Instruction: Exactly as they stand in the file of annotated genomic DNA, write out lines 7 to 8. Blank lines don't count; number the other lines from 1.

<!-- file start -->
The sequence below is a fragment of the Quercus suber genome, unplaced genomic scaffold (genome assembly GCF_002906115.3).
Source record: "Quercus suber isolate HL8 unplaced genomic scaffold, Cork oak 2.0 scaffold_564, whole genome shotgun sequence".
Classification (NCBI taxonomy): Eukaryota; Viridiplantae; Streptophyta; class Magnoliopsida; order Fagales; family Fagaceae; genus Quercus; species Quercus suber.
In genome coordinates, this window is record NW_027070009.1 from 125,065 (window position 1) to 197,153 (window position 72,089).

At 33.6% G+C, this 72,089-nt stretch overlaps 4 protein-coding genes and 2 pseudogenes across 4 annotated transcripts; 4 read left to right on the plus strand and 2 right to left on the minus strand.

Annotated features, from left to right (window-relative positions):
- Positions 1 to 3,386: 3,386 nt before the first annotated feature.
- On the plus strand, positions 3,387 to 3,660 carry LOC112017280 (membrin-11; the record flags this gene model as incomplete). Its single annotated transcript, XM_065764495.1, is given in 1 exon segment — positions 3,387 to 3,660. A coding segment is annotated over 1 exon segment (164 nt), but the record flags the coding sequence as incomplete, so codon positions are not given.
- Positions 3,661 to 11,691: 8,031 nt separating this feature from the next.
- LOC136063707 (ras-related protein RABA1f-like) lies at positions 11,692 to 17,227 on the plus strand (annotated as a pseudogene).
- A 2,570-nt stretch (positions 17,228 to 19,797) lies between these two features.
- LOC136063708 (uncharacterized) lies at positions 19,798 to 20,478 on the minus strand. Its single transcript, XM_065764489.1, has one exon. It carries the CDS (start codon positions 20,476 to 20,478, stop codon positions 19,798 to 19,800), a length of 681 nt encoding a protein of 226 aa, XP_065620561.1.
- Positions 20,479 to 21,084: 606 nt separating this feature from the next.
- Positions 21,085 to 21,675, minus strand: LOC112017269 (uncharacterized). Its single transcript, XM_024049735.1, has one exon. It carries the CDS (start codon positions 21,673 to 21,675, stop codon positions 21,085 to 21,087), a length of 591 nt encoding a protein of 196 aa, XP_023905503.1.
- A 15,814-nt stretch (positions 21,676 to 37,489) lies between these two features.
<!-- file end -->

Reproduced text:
- Positions 1 to 3,386: 3,386 nt before the first annotated feature.
- On the plus strand, positions 3,387 to 3,660 carry LOC112017280 (membrin-11; the record flags this gene model as incomplete). Its single annotated transcript, XM_065764495.1, is given in 1 exon segment — positions 3,387 to 3,660. A coding segment is annotated over 1 exon segment (164 nt), but the record flags the coding sequence as incomplete, so codon positions are not given.